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Elijah Robinson
Elijah Robinson

A Comprehensive Guide to Alexopoulos and Mims Classification of Fungi (1979) PDF 27


A fungus (PL: fungi[2] or funguses[3]) is any member of the group of eukaryotic organisms that includes microorganisms such as yeasts and molds, as well as the more familiar mushrooms. These organisms are classified as a kingdom,[4] separately from the other eukaryotic kingdoms, which by one traditional classification include Plantae, Animalia, Protozoa, and Chromista.




Classification Of Fungi Alexopoulos And Mims 1979 Pdf 27


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The fungus kingdom encompasses an enormous diversity of taxa with varied ecologies, life cycle strategies, and morphologies ranging from unicellular aquatic chytrids to large mushrooms. However, little is known of the true biodiversity of the fungus kingdom, which has been estimated at 2.2 million to 3.8 million species.[5] Of these, only about 148,000 have been described,[6] with over 8,000 species known to be detrimental to plants and at least 300 that can be pathogenic to humans.[7] Ever since the pioneering 18th and 19th century taxonomical works of Carl Linnaeus, Christiaan Hendrik Persoon, and Elias Magnus Fries, fungi have been classified according to their morphology (e.g., characteristics such as spore color or microscopic features) or physiology. Advances in molecular genetics have opened the way for DNA analysis to be incorporated into taxonomy, which has sometimes challenged the historical groupings based on morphology and other traits. Phylogenetic studies published in the first decade of the 21st century have helped reshape the classification within the fungi kingdom, which is divided into one subkingdom, seven phyla, and ten subphyla.


Before the introduction of molecular methods for phylogenetic analysis, taxonomists considered fungi to be members of the plant kingdom because of similarities in lifestyle: both fungi and plants are mainly immobile, and have similarities in general morphology and growth habitat. Although inaccurate, the common misconception that fungi are plants persists among the general public due to their historical classification, as well as several similarities.[18][19] Like plants, fungi often grow in soil and, in the case of mushrooms, form conspicuous fruit bodies, which sometimes resemble plants such as mosses. The fungi are now considered a separate kingdom, distinct from both plants and animals, from which they appear to have diverged around one billion years ago (around the start of the Neoproterozoic Era).[20][21] Some morphological, biochemical, and genetic features are shared with other organisms, while others are unique to the fungi, clearly separating them from the other kingdoms:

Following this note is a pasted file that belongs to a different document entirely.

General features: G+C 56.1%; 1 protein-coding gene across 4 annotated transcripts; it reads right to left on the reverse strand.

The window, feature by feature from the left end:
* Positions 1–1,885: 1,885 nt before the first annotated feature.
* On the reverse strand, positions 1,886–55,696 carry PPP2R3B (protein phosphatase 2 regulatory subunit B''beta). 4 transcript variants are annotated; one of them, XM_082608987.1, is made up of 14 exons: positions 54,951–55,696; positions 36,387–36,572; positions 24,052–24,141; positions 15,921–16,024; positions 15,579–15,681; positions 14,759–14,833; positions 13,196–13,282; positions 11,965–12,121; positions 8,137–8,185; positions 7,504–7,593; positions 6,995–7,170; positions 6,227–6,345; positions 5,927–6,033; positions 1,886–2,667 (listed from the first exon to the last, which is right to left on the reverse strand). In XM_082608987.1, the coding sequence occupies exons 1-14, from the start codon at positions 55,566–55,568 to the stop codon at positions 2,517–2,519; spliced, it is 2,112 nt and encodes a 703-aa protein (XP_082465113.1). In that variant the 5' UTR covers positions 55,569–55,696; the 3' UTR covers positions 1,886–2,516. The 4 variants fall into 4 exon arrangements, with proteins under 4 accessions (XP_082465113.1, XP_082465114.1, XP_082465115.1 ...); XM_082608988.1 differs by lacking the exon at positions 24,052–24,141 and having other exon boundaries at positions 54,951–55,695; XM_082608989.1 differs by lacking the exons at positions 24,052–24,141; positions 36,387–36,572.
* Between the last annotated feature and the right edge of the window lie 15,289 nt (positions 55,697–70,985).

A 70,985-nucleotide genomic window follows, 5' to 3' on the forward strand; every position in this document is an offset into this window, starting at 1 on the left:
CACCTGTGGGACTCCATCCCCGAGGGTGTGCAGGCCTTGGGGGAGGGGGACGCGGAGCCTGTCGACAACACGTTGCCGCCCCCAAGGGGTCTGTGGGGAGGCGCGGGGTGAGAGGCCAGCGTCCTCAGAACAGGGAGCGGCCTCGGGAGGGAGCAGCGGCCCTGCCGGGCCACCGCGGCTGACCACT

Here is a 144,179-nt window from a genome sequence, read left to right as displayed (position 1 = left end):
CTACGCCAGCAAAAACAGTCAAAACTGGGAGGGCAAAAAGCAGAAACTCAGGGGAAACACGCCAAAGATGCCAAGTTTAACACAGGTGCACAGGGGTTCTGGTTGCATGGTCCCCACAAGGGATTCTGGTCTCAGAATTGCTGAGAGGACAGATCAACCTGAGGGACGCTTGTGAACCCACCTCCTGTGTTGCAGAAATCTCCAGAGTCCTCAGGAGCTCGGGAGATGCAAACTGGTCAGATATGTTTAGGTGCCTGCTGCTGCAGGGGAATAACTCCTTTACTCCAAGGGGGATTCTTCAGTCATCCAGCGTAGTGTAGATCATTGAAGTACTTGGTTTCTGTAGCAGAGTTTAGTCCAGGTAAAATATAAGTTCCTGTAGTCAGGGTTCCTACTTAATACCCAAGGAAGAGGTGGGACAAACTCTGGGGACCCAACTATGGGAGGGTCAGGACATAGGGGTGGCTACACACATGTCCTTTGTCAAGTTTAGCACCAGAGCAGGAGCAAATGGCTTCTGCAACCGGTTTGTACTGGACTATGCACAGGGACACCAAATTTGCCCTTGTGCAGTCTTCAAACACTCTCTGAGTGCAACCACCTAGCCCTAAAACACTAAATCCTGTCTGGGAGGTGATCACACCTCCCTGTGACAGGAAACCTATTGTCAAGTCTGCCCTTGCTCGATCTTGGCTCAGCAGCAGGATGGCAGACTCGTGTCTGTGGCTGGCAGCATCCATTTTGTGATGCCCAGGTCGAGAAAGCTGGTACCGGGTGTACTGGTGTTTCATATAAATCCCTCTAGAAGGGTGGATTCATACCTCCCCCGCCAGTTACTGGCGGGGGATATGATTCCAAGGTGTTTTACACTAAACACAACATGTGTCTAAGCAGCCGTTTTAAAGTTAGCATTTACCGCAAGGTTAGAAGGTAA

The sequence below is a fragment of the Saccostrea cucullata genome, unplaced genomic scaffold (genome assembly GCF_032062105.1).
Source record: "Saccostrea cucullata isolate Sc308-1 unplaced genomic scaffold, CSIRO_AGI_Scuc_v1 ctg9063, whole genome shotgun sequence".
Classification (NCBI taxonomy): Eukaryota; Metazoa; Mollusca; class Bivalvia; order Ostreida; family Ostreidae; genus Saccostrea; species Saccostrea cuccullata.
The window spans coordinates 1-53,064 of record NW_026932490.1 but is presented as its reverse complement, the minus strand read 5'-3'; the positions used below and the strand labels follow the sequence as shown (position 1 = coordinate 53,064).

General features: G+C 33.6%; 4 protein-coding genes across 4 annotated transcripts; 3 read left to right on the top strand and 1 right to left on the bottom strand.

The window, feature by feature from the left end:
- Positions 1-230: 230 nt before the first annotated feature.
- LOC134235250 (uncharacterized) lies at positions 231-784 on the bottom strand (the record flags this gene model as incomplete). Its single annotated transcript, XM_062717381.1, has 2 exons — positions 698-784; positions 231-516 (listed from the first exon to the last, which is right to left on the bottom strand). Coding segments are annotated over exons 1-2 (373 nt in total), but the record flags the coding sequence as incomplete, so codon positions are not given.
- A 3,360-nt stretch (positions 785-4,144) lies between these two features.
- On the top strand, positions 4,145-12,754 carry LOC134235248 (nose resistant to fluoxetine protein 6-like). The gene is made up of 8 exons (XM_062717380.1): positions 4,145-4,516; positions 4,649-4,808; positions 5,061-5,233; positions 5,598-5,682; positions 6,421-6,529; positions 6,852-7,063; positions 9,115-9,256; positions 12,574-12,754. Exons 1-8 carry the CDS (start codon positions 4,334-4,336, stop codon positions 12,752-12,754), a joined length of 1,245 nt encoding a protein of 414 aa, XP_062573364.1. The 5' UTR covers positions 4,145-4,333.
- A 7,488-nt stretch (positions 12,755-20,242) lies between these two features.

Although commonly included in botany curricula and textbooks, fungi are more closely related to animals than to plants and are placed with the animals in the monophyletic group of opisthokonts.[145] Analyses using molecular phylogenetics support a monophyletic origin of fungi.[51][146] The taxonomy of fungi is in a state of constant flux, especially due to research based on DNA comparisons. These current phylogenetic analyses often overturn classifications based on older and sometimes less discriminative methods based on morphological features and biological species concepts obtained from experimental matings.[147]


The Eccrinales and Amoebidiales are opisthokont protists, previously thought to be zygomycete fungi. Other groups now in Opisthokonta (e.g., Corallochytrium, Ichthyosporea) were also at given time classified as fungi. The genus Blastocystis, now in Stramenopiles, was originally classified as a yeast. Ellobiopsis, now in Alveolata, was considered a chytrid. The bacteria were also included in fungi in some classifications, as the group Schizomycetes.


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